At first, I read your post on browser, I thought you just enter empty paragraph blocks. However, when I continue reading your post on mobile reader, it looks like a plain white image. Which is it?? I’m curious. I’m trying to keep my mind void these days to balance out Plutonium intensity cum Moon conjunct Saturn transits 😅 yes, with the ‘s’ transit Moon and Saturn conjunct natal Saturn and Moon. Sigh… I finished a post last night, it’s all there – effects of the aspects I mean lol

    It’s interesting to hear stories of you and your partner, in this one, sounds like he successfully jumped another hurdle 😃 Your love story made me envy sometimes. Btw, recently I charted out your Ziwei chart, it also says your parnter is a good looking one lol I used the info from your natal chart to work out the zi wei dou shu. Hope you don’t mind. But no, I only did a rough reading, even my own chart, I have not read in great details till today.

    Like

    • Thank you very much, Rev 🙂

      I love your post!!! I’m going to comment on it later, I tried writing a comment just now and decided not to since I’m very distracted due to tiredness and cat talking to me 😉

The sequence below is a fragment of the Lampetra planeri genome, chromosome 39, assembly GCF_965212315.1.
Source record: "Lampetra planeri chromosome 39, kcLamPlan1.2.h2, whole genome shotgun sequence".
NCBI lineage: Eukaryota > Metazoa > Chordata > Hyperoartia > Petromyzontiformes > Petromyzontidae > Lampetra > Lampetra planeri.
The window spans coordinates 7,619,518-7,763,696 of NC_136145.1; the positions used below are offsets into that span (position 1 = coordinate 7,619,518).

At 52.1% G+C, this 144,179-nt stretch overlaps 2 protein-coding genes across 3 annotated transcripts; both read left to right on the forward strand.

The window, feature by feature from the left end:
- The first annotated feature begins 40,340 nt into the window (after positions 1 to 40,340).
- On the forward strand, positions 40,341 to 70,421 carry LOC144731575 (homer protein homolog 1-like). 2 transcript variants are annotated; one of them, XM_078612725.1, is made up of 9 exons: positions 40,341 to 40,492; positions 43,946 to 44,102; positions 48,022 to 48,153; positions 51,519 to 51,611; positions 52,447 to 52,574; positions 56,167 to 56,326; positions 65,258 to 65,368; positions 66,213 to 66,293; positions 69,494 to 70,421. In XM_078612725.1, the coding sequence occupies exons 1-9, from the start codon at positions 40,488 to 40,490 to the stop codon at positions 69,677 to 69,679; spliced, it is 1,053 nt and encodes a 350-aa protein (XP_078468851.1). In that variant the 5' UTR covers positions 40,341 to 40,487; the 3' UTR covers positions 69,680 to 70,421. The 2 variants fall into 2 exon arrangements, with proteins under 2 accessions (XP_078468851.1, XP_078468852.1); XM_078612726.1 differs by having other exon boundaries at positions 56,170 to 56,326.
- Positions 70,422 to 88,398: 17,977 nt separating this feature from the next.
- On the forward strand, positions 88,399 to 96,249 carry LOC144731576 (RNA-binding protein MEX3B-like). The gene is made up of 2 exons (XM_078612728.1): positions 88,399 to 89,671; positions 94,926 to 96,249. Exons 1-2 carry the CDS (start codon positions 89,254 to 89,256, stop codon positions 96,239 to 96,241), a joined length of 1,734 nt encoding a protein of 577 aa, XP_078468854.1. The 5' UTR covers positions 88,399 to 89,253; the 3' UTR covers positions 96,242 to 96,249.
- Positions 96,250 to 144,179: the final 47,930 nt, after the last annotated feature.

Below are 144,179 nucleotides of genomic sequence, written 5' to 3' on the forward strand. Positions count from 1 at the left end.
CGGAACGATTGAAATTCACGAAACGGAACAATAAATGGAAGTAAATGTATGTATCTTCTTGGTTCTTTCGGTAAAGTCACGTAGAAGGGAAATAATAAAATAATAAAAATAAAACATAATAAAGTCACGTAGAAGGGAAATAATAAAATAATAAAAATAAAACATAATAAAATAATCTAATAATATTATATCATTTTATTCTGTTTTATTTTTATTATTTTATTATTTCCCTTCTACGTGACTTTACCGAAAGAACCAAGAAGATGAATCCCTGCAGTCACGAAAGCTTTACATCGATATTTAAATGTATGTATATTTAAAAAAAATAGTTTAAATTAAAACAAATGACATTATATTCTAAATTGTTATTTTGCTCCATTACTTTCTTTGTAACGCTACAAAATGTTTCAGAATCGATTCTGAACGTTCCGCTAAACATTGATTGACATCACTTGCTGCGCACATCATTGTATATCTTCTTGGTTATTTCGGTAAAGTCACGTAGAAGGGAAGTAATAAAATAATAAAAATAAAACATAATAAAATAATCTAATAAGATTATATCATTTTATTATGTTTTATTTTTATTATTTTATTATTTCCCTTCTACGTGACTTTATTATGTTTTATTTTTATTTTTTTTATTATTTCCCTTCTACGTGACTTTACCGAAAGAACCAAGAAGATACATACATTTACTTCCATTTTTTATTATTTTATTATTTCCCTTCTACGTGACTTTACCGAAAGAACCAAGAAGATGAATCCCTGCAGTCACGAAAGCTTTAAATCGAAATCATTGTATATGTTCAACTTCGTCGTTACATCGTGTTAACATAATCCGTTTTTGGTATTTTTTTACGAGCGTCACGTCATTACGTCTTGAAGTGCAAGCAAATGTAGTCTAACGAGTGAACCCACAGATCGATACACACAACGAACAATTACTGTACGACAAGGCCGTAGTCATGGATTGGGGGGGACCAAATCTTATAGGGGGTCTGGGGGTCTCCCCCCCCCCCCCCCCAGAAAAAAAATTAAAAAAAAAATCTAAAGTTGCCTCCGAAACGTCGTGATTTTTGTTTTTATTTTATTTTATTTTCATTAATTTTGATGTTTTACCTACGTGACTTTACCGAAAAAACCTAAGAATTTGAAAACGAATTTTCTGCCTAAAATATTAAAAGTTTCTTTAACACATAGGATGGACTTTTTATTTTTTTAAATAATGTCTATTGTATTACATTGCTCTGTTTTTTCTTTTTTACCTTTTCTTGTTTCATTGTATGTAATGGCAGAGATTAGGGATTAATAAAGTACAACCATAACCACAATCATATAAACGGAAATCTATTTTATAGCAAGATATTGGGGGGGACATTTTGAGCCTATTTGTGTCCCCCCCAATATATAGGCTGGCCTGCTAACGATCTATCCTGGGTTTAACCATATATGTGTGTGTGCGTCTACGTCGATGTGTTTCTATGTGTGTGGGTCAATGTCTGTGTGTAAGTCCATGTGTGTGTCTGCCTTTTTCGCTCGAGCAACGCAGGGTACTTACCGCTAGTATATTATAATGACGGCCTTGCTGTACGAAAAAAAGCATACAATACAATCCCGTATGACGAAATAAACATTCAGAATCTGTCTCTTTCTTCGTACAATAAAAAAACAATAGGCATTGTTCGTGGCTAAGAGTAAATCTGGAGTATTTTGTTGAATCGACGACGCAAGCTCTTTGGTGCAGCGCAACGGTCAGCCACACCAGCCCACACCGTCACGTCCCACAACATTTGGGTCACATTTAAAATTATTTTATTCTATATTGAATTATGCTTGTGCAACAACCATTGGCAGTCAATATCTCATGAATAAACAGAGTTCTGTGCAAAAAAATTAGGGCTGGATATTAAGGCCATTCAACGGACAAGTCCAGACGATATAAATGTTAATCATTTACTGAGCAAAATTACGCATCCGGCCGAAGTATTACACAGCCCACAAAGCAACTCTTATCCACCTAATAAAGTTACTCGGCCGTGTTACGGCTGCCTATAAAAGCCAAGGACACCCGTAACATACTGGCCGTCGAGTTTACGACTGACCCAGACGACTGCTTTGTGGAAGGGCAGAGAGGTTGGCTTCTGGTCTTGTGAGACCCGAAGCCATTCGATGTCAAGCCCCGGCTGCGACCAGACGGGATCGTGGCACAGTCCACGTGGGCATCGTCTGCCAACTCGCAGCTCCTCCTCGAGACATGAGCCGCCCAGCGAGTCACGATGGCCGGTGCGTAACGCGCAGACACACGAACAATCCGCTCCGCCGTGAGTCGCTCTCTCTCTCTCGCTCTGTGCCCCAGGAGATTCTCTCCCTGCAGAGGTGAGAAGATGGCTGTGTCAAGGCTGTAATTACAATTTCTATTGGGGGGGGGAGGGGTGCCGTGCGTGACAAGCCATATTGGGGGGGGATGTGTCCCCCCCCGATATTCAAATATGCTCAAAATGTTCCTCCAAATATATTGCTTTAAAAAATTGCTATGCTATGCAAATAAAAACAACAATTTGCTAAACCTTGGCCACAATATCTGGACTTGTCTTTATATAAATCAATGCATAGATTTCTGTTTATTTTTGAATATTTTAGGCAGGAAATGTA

I’ll answer this comment properly too later 😉

      It’s a jpg of just white.

      Liked by 1 person

      • Thank you so much too, Ursula 🙂

        You can’t ignore a cat when they have something to say to you😼 they are very psychic. Ah, I keep a white.jpg file which is used to paste over/hides stuff on a pdf.

        Btw, any reason why you chose a white instead of black void?

        Like

        • It’s interesting to note that you seem to be focused on examining the structure of an empty space, and are filling the “void” with questions about it. Kind of goes with the transits which you mentioned. A Saturn transit to natal Moon tends to bring with it a strong sense of emptiness – Sat in Cap is partly about understanding structure, and the Moon is in some ways a void which gets filled in when the Sun’s light touches it. The Sun is ego and ego projects itself into and onto things to discover itself but may miss the discovery of self because it thinks what it projects belongs to the screen it is projecting onto.

          Keep that in mind when messing around with someone else’s astrology data and exploring their chart, whichever type of chart you use – is it them you are seeing and seeking or is it you projected onto and into them?

          What is “envy”… is it not too a projection of what we may want which we think someone else has? Why don’t we have what we are giving to another? Is it because we don’t really want it but want to want it? Or is it …. [fill in the blank]

          🙂

          Tiredness is rather cool, it makes you notice things and people differently.

          Like

          • I must say I’ve been pondering for a long while this thing you say ‘is it them you are seeing and seeking or is it you projected onto and into them?’ I finally figured it here.